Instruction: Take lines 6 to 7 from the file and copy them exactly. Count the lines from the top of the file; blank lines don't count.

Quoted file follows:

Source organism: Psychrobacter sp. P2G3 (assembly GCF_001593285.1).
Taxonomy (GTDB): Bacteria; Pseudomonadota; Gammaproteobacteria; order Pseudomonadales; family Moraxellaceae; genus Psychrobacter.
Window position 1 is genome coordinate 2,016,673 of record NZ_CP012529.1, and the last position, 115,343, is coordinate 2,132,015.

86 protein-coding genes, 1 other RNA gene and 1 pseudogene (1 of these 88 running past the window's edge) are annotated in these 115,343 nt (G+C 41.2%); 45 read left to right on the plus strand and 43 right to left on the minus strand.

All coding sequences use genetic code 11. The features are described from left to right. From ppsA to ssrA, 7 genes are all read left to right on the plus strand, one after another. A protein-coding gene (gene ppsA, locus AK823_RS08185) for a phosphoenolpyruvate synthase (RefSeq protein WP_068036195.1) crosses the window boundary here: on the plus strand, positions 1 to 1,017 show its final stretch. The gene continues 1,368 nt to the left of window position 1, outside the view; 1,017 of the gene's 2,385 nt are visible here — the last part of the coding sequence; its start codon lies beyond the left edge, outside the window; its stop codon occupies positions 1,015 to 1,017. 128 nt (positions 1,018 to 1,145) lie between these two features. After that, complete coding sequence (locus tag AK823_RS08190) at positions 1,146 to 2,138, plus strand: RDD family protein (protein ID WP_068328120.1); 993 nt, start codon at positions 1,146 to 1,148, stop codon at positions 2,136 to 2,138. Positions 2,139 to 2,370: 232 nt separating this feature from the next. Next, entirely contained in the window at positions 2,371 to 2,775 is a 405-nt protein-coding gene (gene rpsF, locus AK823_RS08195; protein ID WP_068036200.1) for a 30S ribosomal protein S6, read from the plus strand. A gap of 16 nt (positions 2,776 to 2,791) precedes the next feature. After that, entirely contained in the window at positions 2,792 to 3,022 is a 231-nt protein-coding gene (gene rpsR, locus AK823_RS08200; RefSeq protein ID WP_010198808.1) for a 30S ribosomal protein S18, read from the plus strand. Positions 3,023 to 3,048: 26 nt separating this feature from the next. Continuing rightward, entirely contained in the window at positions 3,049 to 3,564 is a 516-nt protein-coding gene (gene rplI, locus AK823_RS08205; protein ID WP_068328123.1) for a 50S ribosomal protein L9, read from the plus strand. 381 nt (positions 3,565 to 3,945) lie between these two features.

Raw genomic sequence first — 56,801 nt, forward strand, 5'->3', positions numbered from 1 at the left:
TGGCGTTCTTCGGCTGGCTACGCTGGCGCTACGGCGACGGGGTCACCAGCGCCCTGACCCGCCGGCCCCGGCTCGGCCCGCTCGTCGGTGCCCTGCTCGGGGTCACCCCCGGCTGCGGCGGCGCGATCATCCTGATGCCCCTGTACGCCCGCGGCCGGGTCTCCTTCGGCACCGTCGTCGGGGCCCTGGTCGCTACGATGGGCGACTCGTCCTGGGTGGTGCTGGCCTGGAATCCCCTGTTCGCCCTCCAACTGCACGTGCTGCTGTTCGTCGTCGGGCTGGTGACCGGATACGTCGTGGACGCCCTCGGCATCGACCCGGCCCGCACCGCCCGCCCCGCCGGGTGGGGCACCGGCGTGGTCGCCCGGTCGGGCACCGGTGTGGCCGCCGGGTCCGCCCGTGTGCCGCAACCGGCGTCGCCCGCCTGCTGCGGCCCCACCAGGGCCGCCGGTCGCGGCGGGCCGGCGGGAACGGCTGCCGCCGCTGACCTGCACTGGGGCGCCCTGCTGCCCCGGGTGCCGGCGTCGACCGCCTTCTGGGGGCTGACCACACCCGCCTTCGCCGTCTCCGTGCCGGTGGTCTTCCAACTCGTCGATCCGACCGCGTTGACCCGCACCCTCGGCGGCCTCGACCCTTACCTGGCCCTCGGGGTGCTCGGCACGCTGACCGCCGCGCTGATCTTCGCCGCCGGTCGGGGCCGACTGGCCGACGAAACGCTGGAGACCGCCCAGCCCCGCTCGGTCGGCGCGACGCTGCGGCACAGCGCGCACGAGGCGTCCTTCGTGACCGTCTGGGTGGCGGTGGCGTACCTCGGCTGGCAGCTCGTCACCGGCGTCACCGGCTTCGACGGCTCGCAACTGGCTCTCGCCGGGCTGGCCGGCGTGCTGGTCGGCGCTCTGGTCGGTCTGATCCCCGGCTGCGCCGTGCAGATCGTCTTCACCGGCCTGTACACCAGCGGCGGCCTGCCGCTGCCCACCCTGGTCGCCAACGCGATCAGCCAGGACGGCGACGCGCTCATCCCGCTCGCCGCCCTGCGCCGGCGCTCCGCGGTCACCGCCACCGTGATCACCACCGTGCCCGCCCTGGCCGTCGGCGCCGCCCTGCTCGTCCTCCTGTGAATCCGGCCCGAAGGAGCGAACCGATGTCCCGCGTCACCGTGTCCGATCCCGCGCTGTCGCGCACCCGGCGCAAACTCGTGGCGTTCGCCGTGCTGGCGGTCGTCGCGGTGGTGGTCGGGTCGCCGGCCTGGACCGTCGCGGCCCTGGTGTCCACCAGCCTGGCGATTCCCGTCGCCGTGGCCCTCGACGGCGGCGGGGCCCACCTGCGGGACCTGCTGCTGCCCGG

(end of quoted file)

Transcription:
Raw genomic sequence first — 56,801 nt, forward strand, 5'->3', positions numbered from 1 at the left:
TGGCGTTCTTCGGCTGGCTACGCTGGCGCTACGGCGACGGGGTCACCAGCGCCCTGACCCGCCGGCCCCGGCTCGGCCCGCTCGTCGGTGCCCTGCTCGGGGTCACCCCCGGCTGCGGCGGCGCGATCATCCTGATGCCCCTGTACGCCCGCGGCCGGGTCTCCTTCGGCACCGTCGTCGGGGCCCTGGTCGCTACGATGGGCGACTCGTCCTGGGTGGTGCTGGCCTGGAATCCCCTGTTCGCCCTCCAACTGCACGTGCTGCTGTTCGTCGTCGGGCTGGTGACCGGATACGTCGTGGACGCCCTCGGCATCGACCCGGCCCGCACCGCCCGCCCCGCCGGGTGGGGCACCGGCGTGGTCGCCCGGTCGGGCACCGGTGTGGCCGCCGGGTCCGCCCGTGTGCCGCAACCGGCGTCGCCCGCCTGCTGCGGCCCCACCAGGGCCGCCGGTCGCGGCGGGCCGGCGGGAACGGCTGCCGCCGCTGACCTGCACTGGGGCGCCCTGCTGCCCCGGGTGCCGGCGTCGACCGCCTTCTGGGGGCTGACCACACCCGCCTTCGCCGTCTCCGTGCCGGTGGTCTTCCAACTCGTCGATCCGACCGCGTTGACCCGCACCCTCGGCGGCCTCGACCCTTACCTGGCCCTCGGGGTGCTCGGCACGCTGACCGCCGCGCTGATCTTCGCCGCCGGTCGGGGCCGACTGGCCGACGAAACGCTGGAGACCGCCCAGCCCCGCTCGGTCGGCGCGACGCTGCGGCACAGCGCGCACGAGGCGTCCTTCGTGACCGTCTGGGTGGCGGTGGCGTACCTCGGCTGGCAGCTCGTCACCGGCGTCACCGGCTTCGACGGCTCGCAACTGGCTCTCGCCGGGCTGGCCGGCGTGCTGGTCGGCGCTCTGGTCGGTCTGATCCCCGGCTGCGCCGTGCAGATCGTCTTCACCGGCCTGTACACCAGCGGCGGCCTGCCGCTGCCCACCCTGGTCGCCAACGCGATCAGCCAGGACGGCGACGCGCTCATCCCGCTCGCCGCCCTGCGCCGGCGCTCCGCGGTCACCGCCACCGTGATCACCACCGTGCCCGCCCTGGCCGTCGGCGCCGCCCTGCTCGTCCTCCTGTGAATCCGGCCCGAAGGAGCGAACCGATGTCCCGCGTCACCGTGTCCGATCCCGCGCTGTCGCGCACCCGGCGCAAACTCGTGGCGTTCGCCGTGCTGGCGGTCGTCGCGGTGGTGGTCGGGTCGCCGGCCTGGACCGTCGCGGCCCTGGTGTCCACCAGCCTGGCGATTCCCGTCGCCGTGGCCCTCGACGGCGGCGGGGCCCACCTGCGGGACCTGCTGCTGCCCGG